In order to address consumers’ changing sentiment, retailers have aggressively launched promotional campaigns, ranging from deep price cuts to product substitution.  For example, AEON regularly hosts Super Day on which customers can shop for fresh food at all AEON stores with Super Day discounts every Wednesday.  In some organic categories, some supermarkets have substituted premium products with more affordable options.  With massive marketing efforts, supermarkets have successfully created the perception among the general public that “supermarkets are economical and always think for consumers”.  This has had an impact on consumers’ purchasing process in that it has become more likely for customers to choose retailers they think of as more economical during the economic uncertainty.

Despite the slight drop in its number of stores and its value share, Wellcome was able to maintain its position as the largest player in supermarkets in 2019. Wellcome’s stores have remained relatively stable amid economic uncertainty in Hong Kong.  High accessibility and visibility to consumers have contributed to Wellcome’s lead.  In addition to its extensive store network, it has also started installing in-store self-checkout machines which has helped Wellcome to consolidate its branding as the leading supermarket in Hong Kong.  Over the forecast period, Wellcome is expected to be more proactive and aggressive in terms of upgrading its in-store digital infrastructure to further enhance consumers’ shopping experience.

AS Watson Group, the largest supermarket company owning several banners in Hong Kong has shifted its focus from mass to premium supermarkets.  There was a sharp decrease in store number and value sales for AS Watson Group’s flagship mass supermarket, ParknShop, while its premium supermarkets, Fusion and TASTE, expanded in both store number and value share.  Fusion recorded the strongest growth in store number and value share among all supermarkets in Hong Kong during the review period. This tactical switch aligns with AS Watson Group’s corporate strategy on controlling and boosting profit margins. The AS Watson Group is expected to pull more resources into its premium supermarkets from mass ones over the forecast period.  Nevertheless, given the economic environment in Hong Kong, premiumization may not be a good way for supermarket chains to pursue growth.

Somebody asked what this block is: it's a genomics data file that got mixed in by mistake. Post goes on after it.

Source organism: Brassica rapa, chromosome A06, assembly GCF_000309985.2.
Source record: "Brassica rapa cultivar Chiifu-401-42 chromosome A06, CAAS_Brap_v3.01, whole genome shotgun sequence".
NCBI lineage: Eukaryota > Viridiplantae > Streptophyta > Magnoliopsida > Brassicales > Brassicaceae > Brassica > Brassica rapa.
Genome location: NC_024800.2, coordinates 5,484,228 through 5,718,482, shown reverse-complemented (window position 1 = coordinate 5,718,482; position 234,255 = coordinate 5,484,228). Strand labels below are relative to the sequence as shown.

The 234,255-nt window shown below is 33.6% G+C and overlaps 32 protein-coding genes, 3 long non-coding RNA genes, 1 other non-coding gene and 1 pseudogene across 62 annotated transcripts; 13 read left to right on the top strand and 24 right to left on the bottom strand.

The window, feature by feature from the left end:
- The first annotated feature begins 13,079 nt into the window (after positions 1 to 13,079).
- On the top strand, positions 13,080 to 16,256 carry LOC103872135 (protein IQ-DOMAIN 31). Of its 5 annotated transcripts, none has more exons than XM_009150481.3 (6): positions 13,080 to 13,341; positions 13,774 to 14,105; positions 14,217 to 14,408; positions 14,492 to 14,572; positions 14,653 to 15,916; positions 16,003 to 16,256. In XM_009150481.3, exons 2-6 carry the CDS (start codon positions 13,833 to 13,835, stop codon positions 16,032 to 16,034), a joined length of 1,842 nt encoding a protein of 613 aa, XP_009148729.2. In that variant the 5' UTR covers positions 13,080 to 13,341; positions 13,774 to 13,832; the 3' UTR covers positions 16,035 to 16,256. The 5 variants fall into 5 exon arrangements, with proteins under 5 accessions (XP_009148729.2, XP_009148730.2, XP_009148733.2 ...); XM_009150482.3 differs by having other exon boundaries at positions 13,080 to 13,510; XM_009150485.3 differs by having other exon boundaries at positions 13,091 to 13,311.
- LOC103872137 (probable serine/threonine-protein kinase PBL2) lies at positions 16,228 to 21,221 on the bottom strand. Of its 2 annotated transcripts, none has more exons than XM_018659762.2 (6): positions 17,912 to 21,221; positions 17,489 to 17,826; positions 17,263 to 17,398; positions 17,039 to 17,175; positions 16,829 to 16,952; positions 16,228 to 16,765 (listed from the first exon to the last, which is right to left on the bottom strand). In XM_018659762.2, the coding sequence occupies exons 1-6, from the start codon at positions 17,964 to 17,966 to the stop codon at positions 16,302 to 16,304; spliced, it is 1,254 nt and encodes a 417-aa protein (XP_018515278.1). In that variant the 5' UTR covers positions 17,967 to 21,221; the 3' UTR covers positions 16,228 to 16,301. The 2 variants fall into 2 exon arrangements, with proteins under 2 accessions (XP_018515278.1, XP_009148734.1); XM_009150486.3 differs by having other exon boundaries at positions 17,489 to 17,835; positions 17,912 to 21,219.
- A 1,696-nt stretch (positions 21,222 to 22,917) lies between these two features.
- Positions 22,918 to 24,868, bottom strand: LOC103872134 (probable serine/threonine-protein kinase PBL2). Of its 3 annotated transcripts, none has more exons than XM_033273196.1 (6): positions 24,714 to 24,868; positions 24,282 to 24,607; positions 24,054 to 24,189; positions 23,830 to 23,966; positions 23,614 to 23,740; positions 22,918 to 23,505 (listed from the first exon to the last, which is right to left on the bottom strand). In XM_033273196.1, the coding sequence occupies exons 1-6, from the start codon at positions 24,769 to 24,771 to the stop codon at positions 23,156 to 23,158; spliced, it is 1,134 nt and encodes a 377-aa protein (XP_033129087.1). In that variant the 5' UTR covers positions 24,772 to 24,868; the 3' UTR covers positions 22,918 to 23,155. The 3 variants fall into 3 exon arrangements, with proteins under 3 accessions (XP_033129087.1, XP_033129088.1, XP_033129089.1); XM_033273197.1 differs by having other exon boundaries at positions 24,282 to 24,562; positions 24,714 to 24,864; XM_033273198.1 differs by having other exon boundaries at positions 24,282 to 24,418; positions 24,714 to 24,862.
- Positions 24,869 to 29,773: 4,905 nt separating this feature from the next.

Although Hong Kong supermarkets are dominated by big players, smaller players have started to gain more popularity.  Smaller players grew in terms of both store number and value sales in 2019.  Among these players, there are several Japanese supermarkets that have actively engaged with customers through new product mixes and new store designs, gaining popular attention.  For instance, in late 2018, new supermarket SODA Mall was launched in Mong Kok, a main business district in Hong Kong, adopting the concept of a total retail store selling fresh food, home care merchandise, organic goods, and health and wellness products.  The supermarket is decorated with a minimalist design in wood color, offering an ambience of relaxation and freshness.  

Euromonitor has reported that facing numerous challenges including fierce competition and high expectations from consumers, convenience store players continuously reinvent themselves to stay competitive in Hong Kong.  Firstly, they remain committed to their position as consumers’ go-to destination for both goods and services through the continuous development of convenience services.  Various players stay focused on improving the customer’s experience through new in-store offerings such as pick-up services.  

For example, following in the footsteps of 7-Eleven in collaborating with delivery companies, Circle K has started to develop similar services by partnering with SF Express, a Hong Kong-founded delivery giant in Greater China, to set up EF Lockers at selected stores for self-collection by consumers.  Secondly, retailers continue to invest in digital initiatives to appeal to Hong Kong’s digitally-savvy consumers.  For instance, Circle K has continuously drawn traffic into its stores through its OK Stamp It mobile app, a customer loyalty program through its online-to-offline (O2O) platform launched in 2016.  The retailer has continued to invest in the app with the expectation that the O2O business model will drive better results than its peers.